because in general young children they have a life ahead of them and we have tried to correct some of the problems that are barely been mentioned earlier. Mr Costello are what age groups do you handle grace shall we have a pre-teen travel age for 2 about 12. This is quite well so I might ask why as well you know but we were I believe I will apparel believe that the condition can be treated better but chances are that there will be a successful doctor plan where you know how early in a child's life can meaningful symptoms be detected. Mr Costello said you have them as young as 4 a cure at your institution. Well one can sometimes tell that something
is wrong in the second year of life say. And generally this wouldn't be so but sometimes the promise won't show up till it goes to school and that would be more commonly the case. What sort of treatment do you give children a Christ child. I want to be there for with different cases. Maybe you could give us an idea of the scope and treatment. We feel that in that place like Christ shall Institute we can offer something beyond what can be offered and they are patient what can be offered in the home. Most of the
time when the children come to us the parents are worn out. He's live that show in a very difficult to live with. Maybe so active so on the go all the time almost climbing the walls. Some of them. That the parents come exhausted and I musta been there so one mediant thing that we can provide is some much deserved relief for them. We have three shifts of staff so it's not a matter of her parents being responsible for 24 hours a day. Nobody has but eight hours at a stretch.
This makes it possible of course for the person caring for the child to be more patient and tolerant. Dr. Kessler has mentioned the fact that just coming in leaving home sometimes breaks out of these fixed patterns of unhealthy interaction between the parents and the child. We like to think that we provide what sometimes call me a new therapy which simply means that as best you can you attempt to make as many of the child's experiences while he's with us. Therapeutic said said whether he's in school with us outside of school or whatever time of day and night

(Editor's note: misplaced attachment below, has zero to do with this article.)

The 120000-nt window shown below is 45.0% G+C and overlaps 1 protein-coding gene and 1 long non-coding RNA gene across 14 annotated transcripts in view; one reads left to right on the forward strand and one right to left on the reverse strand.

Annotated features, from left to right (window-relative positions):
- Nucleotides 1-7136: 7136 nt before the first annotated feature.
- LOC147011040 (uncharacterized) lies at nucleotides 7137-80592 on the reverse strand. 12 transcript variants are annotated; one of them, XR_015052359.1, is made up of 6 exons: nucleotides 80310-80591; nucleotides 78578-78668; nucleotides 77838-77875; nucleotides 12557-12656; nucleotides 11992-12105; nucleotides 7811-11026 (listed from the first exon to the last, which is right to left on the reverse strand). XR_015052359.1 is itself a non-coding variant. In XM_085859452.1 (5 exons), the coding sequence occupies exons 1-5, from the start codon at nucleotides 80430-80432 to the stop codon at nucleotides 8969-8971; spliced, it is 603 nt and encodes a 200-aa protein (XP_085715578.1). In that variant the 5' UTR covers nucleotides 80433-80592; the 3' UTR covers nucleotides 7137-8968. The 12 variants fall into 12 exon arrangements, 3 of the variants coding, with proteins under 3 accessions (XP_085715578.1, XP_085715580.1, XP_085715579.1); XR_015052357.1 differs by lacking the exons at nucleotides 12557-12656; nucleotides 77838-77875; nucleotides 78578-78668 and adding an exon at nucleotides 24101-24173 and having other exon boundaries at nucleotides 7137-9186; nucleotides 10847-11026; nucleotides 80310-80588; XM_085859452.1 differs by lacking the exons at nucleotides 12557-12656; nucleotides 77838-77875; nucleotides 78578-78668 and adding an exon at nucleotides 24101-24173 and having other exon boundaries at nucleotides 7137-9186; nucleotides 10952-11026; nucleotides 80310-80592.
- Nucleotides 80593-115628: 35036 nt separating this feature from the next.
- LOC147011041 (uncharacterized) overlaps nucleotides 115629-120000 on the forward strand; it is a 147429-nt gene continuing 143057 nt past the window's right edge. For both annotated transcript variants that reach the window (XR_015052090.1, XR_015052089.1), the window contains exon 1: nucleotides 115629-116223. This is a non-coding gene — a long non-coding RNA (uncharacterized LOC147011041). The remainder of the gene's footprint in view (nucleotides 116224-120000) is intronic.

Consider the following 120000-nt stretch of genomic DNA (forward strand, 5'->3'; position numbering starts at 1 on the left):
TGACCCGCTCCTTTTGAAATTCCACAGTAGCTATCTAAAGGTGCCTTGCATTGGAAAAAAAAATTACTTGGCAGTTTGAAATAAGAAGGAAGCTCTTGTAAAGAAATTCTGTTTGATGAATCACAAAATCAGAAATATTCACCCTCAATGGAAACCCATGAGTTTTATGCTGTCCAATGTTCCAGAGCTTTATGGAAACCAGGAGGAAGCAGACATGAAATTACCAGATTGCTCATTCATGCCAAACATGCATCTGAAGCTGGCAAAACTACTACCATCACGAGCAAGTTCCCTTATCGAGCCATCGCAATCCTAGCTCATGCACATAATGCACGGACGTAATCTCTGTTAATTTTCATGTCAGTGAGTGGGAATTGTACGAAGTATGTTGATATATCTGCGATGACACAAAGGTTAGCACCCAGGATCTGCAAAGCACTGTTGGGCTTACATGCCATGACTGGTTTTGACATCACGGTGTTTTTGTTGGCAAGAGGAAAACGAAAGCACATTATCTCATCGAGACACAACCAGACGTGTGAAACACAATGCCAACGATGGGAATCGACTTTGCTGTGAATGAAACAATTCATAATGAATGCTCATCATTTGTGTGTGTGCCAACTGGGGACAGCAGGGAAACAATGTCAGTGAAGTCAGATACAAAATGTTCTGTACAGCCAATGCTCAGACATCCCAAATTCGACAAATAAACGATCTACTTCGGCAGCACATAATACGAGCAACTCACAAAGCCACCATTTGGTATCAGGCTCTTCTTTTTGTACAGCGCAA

it is that the kind of intervention that we make that in some way it may be useful to him whether it be simply providing as close to our home like atmosphere as possible or where there's warmth and. Whether it's providing an atmosphere of consistency and predictability for a child to feel for any child whether he's with us whether he's a normal child in the home. It's important that the child meet consistency says that he is reasonably able to predict the kind of reactions people around him are going to make sometimes. The
families are rather disorganized that the children come from and sometimes the consistency and predictability of crisis can bring rather immediate kind of relief. Excuse me if you have one if you haven't read your therapy. But this is the psychotherapy. I think maybe some people do feel we provide the more obvious kind of treatments like psychotherapy also such that the parents and they have their priest who helps them understand what it is that is troubling the child.
What for instance he might have been born with is made for difficulties what kind of. Experiences in this young life have made difficulties for him that their parent is as he better understands the child and knows better how to handle him and he continues to visit the child in the chow visits home. And so there's always experiences to discuss as to how best to deal with him. One of the things that has always impressed me so much because I see children only in outpatient therapy in the office is the times when the crises occur when when the real storms happen. I'm not able to be of assistance very often right.